Bike riders in South Carolina’s Hilton Head Island say harassment is common, after the arrest of a driver for yelling at a woman to get on a bike path, then getting out of his car and grabbing her arm to scream some more.

Caught on video: A Georgia truck driver gets out of his vehicle and pushes a bike rider over after the rider flipped him off for passing too closely; the driver claims he was in fear for his life after the rider kicked at his massive, multi-ton steel truck. Sure, let’s go with that.

Unbelievable. The 2013 police shooting of a Florida bike rider was caught on dash cam video; he was left paralyzed from the waist down — even though his only weapon was a cell phone.

The Justice Department will review the Tampa Bay police department’s ticketing of African American bike riders, who received 79% of the city’s tickets for bicycle violations even though they make up just 26% of city residents. The paper that broke the story asks if police will now stop the biased enforcement while the review is underway. Thanks to BikinginLA sponsor Michael Rubinstein for the heads-up.

 

International

They never learn. A young British driver becomes the latest to lose her job after tweeting about hitting a bicyclist without stopping.

A Brit woman may have suffered permanent scars resulting from a collision with a grinning hit-and-run cyclist.

A formerly morbidly obese man from the UK loses 210 pounds in a single year after taking up bicycling; he’s now planning to run a half-marathon — and have 14 pounds of excess skin removed.

Now that’s what I call fleeing the scene. An Irish driver gets six-and-a-half years for causing the death of a cyclist. He first fled to the UK, then Australia; he was arrested after being recognized in an ill-advised return to the UK.

Join the Army, and you too can experience the German equivalent of a ciclovía.

Kazakhstan-based pro cycling team Astana somehow manages to keep its top-tier racing status, despite a number of team members busted for doping.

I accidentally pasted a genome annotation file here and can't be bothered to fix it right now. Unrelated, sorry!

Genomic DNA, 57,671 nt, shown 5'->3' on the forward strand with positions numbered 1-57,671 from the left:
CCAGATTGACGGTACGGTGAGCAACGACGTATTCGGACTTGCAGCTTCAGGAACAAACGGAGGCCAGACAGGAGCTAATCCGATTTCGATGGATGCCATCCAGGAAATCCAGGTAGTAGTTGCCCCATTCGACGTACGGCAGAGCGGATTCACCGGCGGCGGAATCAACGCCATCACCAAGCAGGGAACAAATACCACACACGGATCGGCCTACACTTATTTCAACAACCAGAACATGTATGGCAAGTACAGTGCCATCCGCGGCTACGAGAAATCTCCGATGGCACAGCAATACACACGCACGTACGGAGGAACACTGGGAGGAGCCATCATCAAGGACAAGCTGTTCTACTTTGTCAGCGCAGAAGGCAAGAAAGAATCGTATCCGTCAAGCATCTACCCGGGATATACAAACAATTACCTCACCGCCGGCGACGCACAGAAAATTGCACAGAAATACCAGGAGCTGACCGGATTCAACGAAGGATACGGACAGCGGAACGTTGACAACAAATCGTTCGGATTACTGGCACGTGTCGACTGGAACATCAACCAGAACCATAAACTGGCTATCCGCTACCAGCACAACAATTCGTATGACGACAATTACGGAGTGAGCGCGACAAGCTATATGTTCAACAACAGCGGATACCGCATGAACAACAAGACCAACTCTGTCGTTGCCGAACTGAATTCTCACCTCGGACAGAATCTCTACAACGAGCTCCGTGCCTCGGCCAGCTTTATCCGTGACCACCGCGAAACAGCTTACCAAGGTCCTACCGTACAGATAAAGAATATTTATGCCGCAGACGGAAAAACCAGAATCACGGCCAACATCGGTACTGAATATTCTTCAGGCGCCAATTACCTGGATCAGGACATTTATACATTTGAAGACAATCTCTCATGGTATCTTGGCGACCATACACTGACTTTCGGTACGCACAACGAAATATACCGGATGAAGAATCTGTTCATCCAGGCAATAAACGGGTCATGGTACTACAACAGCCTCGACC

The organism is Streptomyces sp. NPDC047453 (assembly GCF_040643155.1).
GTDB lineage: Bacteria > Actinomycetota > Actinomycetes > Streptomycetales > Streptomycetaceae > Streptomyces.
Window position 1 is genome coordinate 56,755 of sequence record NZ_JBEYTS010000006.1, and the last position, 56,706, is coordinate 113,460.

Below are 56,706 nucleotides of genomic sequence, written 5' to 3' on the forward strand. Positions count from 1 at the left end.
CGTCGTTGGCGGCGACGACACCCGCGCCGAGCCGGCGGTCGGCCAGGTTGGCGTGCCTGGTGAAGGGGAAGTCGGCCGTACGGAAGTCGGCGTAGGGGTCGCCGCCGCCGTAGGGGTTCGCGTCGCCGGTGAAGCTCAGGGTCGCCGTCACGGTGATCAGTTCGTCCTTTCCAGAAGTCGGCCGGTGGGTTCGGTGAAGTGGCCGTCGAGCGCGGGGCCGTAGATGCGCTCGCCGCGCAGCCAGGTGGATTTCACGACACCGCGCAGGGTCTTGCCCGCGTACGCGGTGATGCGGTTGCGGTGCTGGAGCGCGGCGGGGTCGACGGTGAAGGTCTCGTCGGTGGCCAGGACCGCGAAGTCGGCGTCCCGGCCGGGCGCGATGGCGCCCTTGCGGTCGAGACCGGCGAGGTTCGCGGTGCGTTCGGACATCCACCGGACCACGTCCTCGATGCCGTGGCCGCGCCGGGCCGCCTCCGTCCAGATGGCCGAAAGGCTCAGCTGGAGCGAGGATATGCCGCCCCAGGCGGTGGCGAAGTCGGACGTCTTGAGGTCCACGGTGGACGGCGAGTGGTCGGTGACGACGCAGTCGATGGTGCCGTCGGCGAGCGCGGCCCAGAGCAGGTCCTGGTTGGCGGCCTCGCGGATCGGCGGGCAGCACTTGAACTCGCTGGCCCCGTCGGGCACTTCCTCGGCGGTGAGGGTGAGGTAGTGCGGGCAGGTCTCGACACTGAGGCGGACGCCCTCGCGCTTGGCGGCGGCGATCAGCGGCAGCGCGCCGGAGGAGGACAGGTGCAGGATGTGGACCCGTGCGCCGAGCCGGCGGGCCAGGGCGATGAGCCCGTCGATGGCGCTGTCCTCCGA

Unbelievable. An Aussie man jailed for killing a cyclist in a 2011 hit-and-run killed another man in a second hit-and-run the same month, and hid his body under some bark and leaves.

 

Finally…

Caught on video: A llama joins the peloton. In Canada, no less, where the animals aren’t exactly native.

If you’re going to climb into a driver’s vehicle and drive off after coming to blows in a road rage dispute — with the owner still clinging to the outside of his car — try to make a clean getaway without crashing into a parked car. But if you want to experience just one angry, honking driver on your ride to work, make sure you have a police escort.

And Bo Jackson says nobody’s perfect. Not even his buddy Lance.

 

BOLO Alert: Bike rider seriously injured in East LA hit-and-run

This one is hard to take.

Police are asking the public to be on the lookout for the driver of a white Toyota pickup who plowed into an East LA bike rider, then simply drove off without so much as slowing down.

KTLA-5 reports the wreck, which occurred at 9:15 am Monday, was caught on a security camera; fair warning, the video is stomach churning, to say the least.

The victim, who hasn’t been publicly identified, was riding east on the north sidewalk of Olympic Blvd when he attempted to cross Arizona Ave in the crosswalk. The driver of the pickup, which was headed south on Arizona, went through the red light, violently knocking the rider off his bike before turning right and speeding down Olympic.

The victim was transported to County USC Medical Center with major head trauma.